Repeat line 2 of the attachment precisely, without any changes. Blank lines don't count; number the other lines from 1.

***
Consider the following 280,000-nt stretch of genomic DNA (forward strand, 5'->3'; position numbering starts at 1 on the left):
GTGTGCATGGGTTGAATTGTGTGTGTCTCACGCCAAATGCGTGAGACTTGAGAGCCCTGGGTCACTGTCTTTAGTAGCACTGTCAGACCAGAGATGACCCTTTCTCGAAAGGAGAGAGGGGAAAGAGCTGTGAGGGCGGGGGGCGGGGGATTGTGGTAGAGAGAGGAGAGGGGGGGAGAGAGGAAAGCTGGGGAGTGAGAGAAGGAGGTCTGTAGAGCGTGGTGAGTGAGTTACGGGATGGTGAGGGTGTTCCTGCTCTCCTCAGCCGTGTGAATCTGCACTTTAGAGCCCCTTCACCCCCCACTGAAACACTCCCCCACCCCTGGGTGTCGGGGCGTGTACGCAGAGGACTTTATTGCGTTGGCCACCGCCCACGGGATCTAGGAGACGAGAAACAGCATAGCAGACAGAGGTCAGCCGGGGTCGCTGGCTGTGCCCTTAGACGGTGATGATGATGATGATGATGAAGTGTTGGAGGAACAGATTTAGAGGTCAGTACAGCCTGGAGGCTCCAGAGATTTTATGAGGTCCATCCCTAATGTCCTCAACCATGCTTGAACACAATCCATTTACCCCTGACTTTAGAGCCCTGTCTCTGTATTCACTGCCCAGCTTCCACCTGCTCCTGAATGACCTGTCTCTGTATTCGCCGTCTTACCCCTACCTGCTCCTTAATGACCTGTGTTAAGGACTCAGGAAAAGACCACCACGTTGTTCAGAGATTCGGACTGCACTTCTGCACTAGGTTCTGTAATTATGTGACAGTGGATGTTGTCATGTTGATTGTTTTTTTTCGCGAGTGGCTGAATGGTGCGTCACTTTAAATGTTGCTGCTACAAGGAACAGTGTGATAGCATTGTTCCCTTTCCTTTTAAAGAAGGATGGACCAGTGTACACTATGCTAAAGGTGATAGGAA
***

GTGTGCATGGGTTGAATTGTGTGTGTCTCACGCCAAATGCGTGAGACTTGAGAGCCCTGGGTCACTGTCTTTAGTAGCACTGTCAGACCAGAGATGACCCTTTCTCGAAAGGAGAGAGGGGAAAGAGCTGTGAGGGCGGGGGGCGGGGGATTGTGGTAGAGAGAGGAGAGGGGGGGAGAGAGGAAAGCTGGGGAGTGAGAGAAGGAGGTCTGTAGAGCGTGGTGAGTGAGTTACGGGATGGTGAGGGTGTTCCTGCTCTCCTCAGCCGTGTGAATCTGCACTTTAGAGCCCCTTCACCCCCCACTGAAACACTCCCCCACCCCTGGGTGTCGGGGCGTGTACGCAGAGGACTTTATTGCGTTGGCCACCGCCCACGGGATCTAGGAGACGAGAAACAGCATAGCAGACAGAGGTCAGCCGGGGTCGCTGGCTGTGCCCTTAGACGGTGATGATGATGATGATGATGAAGTGTTGGAGGAACAGATTTAGAGGTCAGTACAGCCTGGAGGCTCCAGAGATTTTATGAGGTCCATCCCTAATGTCCTCAACCATGCTTGAACACAATCCATTTACCCCTGACTTTAGAGCCCTGTCTCTGTATTCACTGCCCAGCTTCCACCTGCTCCTGAATGACCTGTCTCTGTATTCGCCGTCTTACCCCTACCTGCTCCTTAATGACCTGTGTTAAGGACTCAGGAAAAGACCACCACGTTGTTCAGAGATTCGGACTGCACTTCTGCACTAGGTTCTGTAATTATGTGACAGTGGATGTTGTCATGTTGATTGTTTTTTTTCGCGAGTGGCTGAATGGTGCGTCACTTTAAATGTTGCTGCTACAAGGAACAGTGTGATAGCATTGTTCCCTTTCCTTTTAAAGAAGGATGGACCAGTGTACACTATGCTAAAGGTGATAGGAA